Endothelial Japanese encephalitis virus infection enhances migration and adhesion of leukocytes to brain microvascular endothelia via MEK-dependent expression of ICAM1 and the CINC and RANTES chemokines

Authors

  • Ching-Yi Lai,

    1. Department of Life Sciences, National Chung Hsing University, Taichung, Taiwan
    2. Department of Education and Research, Taichung Veterans General Hospital, Taichung, Taiwan
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  • Yen-Chuan Ou,

    1. Division of Urology, Taichung Veterans General Hospital, Taichung, Taiwan
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  • Cheng-Yi Chang,

    1. Department of Surgery, Fong-Yuan Hospital, Taichung, Taiwan
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  • Hung-Chuan Pan,

    1. Department of Neurosurgery, Taichung Veterans General Hospital, Taichung, Taiwan
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  • Chen-Jung Chang,

    1. Department of Medical Imaging and Radiological Sciences, Central Taiwan University of Sciences and Technology, Taichung, Taiwan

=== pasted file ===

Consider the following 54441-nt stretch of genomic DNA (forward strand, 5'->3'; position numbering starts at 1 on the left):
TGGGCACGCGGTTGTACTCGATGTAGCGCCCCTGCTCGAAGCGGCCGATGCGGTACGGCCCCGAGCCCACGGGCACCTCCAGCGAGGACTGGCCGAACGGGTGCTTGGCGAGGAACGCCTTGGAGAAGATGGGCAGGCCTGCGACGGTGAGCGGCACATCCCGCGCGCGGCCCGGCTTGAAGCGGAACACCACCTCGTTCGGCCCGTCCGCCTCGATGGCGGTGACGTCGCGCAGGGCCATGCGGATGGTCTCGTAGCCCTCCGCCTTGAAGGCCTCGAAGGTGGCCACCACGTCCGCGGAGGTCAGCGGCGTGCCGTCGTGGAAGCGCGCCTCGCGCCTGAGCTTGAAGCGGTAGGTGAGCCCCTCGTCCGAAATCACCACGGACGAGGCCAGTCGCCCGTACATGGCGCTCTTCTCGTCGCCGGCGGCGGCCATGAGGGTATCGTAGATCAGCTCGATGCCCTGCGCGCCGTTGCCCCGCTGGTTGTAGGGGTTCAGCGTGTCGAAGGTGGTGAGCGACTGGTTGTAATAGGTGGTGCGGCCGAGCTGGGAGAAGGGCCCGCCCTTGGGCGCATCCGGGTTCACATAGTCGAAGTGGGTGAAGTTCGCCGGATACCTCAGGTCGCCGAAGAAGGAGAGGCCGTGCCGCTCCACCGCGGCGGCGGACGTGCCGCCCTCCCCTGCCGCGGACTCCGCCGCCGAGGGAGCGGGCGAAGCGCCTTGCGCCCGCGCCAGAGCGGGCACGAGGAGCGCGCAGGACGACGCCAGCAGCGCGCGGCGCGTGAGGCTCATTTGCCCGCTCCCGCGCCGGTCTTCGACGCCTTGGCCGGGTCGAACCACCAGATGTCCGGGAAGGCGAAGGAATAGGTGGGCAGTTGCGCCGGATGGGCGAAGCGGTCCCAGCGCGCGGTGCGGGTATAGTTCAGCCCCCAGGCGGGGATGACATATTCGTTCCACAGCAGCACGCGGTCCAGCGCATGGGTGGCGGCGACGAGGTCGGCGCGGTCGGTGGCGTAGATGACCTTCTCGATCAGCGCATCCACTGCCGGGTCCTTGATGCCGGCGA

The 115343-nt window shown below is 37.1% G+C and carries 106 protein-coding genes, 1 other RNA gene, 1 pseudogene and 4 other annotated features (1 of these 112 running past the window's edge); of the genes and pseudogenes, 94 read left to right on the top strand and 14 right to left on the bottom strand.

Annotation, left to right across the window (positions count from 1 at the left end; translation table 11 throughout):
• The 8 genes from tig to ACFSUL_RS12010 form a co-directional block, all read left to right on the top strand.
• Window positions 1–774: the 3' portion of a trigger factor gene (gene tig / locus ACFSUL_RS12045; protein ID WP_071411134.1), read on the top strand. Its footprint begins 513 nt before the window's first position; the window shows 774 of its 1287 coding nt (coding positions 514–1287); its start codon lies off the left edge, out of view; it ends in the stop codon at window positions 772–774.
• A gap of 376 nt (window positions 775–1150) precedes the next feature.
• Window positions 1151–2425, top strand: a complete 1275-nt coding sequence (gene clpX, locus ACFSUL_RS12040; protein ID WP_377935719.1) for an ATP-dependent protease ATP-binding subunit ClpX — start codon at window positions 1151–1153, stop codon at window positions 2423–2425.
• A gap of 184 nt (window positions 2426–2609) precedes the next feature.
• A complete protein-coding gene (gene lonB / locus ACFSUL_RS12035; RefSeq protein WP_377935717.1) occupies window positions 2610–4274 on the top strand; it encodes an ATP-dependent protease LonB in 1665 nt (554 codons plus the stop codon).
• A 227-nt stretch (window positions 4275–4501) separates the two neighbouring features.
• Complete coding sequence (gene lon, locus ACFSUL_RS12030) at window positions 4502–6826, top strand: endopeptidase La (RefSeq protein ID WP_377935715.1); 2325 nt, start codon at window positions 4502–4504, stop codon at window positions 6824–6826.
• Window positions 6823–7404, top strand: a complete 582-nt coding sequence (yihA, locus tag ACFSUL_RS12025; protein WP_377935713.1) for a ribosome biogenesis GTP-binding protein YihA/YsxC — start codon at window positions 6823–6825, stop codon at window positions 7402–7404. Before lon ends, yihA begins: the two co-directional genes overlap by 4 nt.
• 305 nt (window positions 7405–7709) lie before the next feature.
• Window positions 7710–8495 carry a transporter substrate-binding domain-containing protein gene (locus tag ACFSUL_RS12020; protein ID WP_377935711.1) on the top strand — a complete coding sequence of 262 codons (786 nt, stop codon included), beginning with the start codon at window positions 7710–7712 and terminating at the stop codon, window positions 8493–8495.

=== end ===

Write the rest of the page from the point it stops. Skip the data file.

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  • Su-Lan Liao,

    1. Department of Education and Research, Taichung Veterans General Hospital, Taichung, Taiwan
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  • Hong-Lin Su,

    Corresponding author
    • Department of Life Sciences, National Chung Hsing University, Taichung, Taiwan
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  • Chun-Jung Chen

    Corresponding author
    1. Department of Education and Research, Taichung Veterans General Hospital, Taichung, Taiwan
    2. Center for General Education, Tunghai University, Taichung, Taiwan
    3. Institute of Biomedical Sciences, National Chung Hsing University, Taichung, Taiwan
    4. Graduate School of Nursing, Hung-Kuang University, Taichung, Taiwan
    • Department of Life Sciences, National Chung Hsing University, Taichung, Taiwan
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Address correspondence and reprint requests to Hong-Lin Su, Department of Life Sciences, National Chung-Hsing University, No. 250, Kuo-Kuang Rd., Taichung 402, Taiwan. E-mail: suhonglin@ gmail.com and Chun-Jung Chen, Department of Education and Research, Taichung Veterans General Hospital, No. 160, Sec. 3, Taichung-Kang Rd., Taichung 407, Taiwan. E-mail: cjchen@vghtc.gov.tw

Abstract